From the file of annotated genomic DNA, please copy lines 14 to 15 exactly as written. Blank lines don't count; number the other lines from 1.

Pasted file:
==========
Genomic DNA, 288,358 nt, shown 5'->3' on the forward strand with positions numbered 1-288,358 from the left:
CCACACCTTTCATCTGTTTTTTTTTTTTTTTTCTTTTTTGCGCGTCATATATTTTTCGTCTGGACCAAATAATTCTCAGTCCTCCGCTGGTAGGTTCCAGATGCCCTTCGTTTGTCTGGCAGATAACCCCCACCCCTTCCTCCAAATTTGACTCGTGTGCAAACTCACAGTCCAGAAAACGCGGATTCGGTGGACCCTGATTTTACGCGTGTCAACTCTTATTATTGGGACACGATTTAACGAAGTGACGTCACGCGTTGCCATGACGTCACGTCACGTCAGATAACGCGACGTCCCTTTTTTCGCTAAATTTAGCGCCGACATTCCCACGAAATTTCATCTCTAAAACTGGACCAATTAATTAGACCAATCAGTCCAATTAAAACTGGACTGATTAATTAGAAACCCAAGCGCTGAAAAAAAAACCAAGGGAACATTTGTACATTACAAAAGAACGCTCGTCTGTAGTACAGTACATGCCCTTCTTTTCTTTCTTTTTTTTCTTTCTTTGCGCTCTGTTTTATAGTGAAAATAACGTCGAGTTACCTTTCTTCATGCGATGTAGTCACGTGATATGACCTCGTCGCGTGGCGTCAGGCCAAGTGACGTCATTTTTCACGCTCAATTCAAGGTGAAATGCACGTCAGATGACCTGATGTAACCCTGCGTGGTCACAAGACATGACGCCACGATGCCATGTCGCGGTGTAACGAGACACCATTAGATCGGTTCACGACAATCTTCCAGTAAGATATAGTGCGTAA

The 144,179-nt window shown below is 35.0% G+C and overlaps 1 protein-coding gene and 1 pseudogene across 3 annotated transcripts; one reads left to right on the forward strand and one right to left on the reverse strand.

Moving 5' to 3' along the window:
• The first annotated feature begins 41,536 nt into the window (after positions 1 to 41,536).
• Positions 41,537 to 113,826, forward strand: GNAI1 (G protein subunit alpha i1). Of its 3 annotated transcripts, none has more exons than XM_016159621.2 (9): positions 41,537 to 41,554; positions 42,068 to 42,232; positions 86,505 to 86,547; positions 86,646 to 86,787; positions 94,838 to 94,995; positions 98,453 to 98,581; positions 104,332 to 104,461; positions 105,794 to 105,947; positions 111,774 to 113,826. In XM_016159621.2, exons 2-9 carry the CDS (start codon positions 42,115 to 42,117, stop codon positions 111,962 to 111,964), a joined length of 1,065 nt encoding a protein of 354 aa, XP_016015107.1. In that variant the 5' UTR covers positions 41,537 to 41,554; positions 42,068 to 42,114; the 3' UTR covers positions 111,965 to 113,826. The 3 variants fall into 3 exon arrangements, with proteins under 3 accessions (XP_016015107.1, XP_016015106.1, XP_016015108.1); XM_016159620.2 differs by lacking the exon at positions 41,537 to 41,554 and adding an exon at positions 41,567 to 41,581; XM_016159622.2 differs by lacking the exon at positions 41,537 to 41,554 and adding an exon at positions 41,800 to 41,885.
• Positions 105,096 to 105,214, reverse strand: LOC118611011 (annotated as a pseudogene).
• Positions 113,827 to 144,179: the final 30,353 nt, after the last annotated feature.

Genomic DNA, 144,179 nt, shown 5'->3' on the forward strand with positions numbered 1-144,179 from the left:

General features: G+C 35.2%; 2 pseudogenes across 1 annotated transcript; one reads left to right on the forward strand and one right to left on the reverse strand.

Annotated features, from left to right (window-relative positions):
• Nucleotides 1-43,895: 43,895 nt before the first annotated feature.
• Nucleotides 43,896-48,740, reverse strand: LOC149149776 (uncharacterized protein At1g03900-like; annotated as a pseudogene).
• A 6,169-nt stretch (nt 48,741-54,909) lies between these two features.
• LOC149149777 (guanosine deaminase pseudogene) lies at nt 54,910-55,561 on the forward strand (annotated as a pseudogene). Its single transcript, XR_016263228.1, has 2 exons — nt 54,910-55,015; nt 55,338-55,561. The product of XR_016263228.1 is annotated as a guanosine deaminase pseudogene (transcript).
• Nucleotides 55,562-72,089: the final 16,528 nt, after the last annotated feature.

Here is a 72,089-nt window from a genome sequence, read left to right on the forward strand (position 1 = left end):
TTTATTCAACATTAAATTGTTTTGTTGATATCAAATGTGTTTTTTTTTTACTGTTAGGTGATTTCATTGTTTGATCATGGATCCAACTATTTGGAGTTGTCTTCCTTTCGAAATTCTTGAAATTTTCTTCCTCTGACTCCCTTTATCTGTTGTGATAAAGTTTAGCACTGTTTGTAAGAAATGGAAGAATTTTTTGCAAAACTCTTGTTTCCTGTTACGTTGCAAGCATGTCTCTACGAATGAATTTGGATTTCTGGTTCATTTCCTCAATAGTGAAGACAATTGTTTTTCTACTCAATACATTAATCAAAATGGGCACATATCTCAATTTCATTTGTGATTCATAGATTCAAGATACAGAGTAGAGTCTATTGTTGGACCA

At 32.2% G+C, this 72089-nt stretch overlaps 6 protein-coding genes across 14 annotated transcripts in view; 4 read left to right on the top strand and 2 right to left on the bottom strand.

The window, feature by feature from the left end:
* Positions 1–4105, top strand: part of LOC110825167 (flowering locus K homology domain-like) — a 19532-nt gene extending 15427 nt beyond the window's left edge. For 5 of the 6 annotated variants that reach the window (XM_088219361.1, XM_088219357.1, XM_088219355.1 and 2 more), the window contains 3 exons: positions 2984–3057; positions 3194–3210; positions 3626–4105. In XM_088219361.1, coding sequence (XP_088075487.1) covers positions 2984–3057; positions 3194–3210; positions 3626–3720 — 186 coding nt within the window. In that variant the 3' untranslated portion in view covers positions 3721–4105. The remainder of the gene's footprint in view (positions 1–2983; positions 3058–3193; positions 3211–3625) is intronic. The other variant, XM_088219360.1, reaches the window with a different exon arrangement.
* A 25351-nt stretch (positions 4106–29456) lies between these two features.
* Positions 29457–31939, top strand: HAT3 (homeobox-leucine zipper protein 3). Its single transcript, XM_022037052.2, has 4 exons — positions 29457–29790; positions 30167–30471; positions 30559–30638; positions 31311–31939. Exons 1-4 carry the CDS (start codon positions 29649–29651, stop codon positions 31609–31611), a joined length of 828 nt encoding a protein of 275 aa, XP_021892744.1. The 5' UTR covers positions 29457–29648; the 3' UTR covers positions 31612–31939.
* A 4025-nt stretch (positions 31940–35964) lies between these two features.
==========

• A 6,169-nt stretch (nt 48,741-54,909) lies between these two features.
• LOC149149777 (guanosine deaminase pseudogene) lies at nt 54,910-55,561 on the forward strand (annotated as a pseudogene). Its single transcript, XR_016263228.1, has 2 exons — nt 54,910-55,015; nt 55,338-55,561. The product of XR_016263228.1 is annotated as a guanosine deaminase pseudogene (transcript).